I. His cold as a symbol of power. The power that can, in a few hours, bridge over the mightiest rivers with a pavement secure and stable, in strength and smoothness surpassing far the grandest of engineering feats; the power that can split up the rocks of the mountains, like cordwood under the axe of the feller; the power that can laugh at all known human powers, or forces arrayed against it; that must surely be a fit emblem of Him who sitteth upon the circle of the earth, and before whom the inhabitants thereof are as grasshoppers--Him who weigheth the mountains in scales, and the hills in a balance. May we have the true religious vision to see Him, and the ear to hear His voice.
II. The wisdom displayed in “His cold.” Water alone among bodies expands under cold. That anomaly explains how a small quantity of water getting deep down into the crevices of a mountain will, on freezing, split up its adamantine rocks as easily as a child sunders the petals of a buttercup. It explains why ice floats and does not sink; why the clayey soils so retentive of moisture are pulverized in winter, and made ready for the harrow in spring; why myriads of insects secreted in the soil are killed off in the torpid state where their parents thought they had found a secure nest for them against the rigours of the cold; and why cold is the best disinfectant if it be intense enough--destroying instantly the germs of disease as they appear in decaying vegetation, or foul garbage, or in impure drainage. What foul and hurtful thing “can stand before His cold”? The greatest blessing of all, however, is to be seen in the freezing of the flowing river. Because water expands under cold its specific gravity diminishes in the process of freezing, and so frozen water floats upon the unfrozen and heavier water below. By that means the ice-pavement is formed, which, on the one hand, is of immense value both to animals and man, and, on the other, preserves for the finny tribes their natural habitat intact.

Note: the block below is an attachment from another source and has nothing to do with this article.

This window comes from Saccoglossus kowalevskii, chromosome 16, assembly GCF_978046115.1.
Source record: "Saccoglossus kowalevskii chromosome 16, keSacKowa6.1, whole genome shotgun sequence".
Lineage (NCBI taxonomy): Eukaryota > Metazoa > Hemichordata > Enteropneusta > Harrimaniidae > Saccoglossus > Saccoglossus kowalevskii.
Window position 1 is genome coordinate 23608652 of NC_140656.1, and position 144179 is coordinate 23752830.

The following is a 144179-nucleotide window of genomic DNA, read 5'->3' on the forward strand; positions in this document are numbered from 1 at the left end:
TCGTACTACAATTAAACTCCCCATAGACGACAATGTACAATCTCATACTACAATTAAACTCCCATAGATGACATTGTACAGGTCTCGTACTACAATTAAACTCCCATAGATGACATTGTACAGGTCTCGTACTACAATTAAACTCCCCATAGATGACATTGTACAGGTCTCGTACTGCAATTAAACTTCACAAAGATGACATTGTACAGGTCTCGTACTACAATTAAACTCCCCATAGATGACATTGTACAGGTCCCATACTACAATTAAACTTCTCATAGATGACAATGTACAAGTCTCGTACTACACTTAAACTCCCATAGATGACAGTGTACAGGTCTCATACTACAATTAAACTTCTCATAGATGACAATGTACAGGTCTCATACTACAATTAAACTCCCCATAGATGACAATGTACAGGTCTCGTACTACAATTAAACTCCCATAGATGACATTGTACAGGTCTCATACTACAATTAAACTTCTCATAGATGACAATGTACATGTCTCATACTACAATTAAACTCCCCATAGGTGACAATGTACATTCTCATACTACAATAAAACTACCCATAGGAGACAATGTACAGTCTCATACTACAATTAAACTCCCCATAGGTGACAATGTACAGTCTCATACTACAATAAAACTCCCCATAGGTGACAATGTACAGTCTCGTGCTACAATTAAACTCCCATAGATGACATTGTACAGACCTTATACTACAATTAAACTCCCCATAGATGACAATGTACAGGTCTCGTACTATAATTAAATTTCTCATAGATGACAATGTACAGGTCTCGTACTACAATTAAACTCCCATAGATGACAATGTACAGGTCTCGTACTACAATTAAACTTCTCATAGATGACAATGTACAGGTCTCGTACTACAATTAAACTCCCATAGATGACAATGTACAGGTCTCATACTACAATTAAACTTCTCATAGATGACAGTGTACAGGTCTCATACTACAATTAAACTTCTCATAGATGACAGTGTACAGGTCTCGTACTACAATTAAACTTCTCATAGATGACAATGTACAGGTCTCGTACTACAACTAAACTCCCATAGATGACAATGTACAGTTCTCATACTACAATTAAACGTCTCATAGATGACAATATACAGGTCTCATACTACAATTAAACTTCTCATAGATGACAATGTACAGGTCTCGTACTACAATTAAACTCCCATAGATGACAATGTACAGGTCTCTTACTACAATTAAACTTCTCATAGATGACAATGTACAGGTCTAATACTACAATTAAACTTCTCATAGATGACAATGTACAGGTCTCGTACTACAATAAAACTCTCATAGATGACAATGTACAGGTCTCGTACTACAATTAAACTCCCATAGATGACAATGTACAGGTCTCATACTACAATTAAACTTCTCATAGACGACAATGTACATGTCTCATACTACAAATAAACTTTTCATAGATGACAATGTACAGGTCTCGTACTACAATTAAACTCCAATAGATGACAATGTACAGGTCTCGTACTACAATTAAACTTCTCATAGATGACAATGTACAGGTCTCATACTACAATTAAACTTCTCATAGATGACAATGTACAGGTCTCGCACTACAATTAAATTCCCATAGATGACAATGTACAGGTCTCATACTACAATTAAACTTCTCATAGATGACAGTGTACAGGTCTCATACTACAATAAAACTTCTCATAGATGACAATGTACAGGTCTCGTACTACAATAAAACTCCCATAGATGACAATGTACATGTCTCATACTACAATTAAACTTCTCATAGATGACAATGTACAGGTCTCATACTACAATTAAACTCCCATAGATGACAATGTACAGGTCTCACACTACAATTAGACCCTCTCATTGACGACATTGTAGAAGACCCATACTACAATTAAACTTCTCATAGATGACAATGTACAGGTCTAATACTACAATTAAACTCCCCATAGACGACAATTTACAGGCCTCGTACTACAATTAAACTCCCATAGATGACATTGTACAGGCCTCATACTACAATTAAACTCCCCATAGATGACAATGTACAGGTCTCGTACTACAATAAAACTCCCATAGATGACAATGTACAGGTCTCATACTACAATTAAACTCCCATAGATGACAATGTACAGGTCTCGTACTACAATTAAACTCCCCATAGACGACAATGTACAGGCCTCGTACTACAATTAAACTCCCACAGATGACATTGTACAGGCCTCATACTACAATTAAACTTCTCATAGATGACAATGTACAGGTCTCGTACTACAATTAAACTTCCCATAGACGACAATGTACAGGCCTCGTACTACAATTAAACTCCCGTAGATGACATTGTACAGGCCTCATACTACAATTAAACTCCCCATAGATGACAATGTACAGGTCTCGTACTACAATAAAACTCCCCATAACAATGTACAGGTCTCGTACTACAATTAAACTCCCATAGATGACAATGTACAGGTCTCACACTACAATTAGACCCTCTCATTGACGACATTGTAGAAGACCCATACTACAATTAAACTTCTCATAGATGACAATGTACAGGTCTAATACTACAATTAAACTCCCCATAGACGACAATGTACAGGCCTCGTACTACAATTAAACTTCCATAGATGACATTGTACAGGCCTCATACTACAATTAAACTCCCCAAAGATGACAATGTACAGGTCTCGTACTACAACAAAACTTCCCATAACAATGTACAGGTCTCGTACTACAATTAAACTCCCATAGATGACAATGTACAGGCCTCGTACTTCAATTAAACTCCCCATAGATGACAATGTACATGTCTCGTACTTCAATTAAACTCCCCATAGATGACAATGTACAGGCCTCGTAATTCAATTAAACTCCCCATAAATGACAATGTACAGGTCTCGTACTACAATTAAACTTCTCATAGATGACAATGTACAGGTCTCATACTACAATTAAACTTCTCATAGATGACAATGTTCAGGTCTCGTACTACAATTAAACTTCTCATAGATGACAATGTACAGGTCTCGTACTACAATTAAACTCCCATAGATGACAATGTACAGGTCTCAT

III. The goodness of “His cold.” That standing exception of water alone expanding under cold, while other bodies contract, is not the least of many clear tokens of our almighty, all-wise Father’s care and goodness in the operation of His cold. Indeed, we might call it the greatest material blessing we can enjoy in that connection, for it is essential to our very existence. Still, after all, it is in the spiritual blessings which the material blessings suggest that the best blessing lies for devout souls. What stimulus to our spiritual nature in the contemplation of the Deity putting forth His mighty power and exercising His mighty mind to protect and provide for His creatures, as well as to expand and elevate their thoughts by the grandeur of His power in the works of His providence.
III. The method of “His cold.” Silently in the stilly night, under the jewelled canopy of heaven, a giant’s hand is laid upon” rippling stream and solid land. Then, without the slightest sound of contending forces, or cry of pain, the vastest display of power under the mighty heaven is presented to thoughtful mortals, when the morning breaks, and eager life, awaking to its daily toil, finds the throne of the ice-king set up once again. What need we more impressive to inform us of a present divinity than such a feat of Divine workmanship? What a sublime consistency in work proclaiming abroad the sublime worker! All silent might; resistless power revelling in silence. What a lesson here also of the Divine majesty! No noisy demonstration in His grandest works; no straining after effect; no giant-like effort to secure success. In all His wide dominion self-confident, self-possessed, and modest, the great God marches silently through all the seasons working wonders as He goes. (J. E. Hill, B. D.)
“Who can stand before His cold?”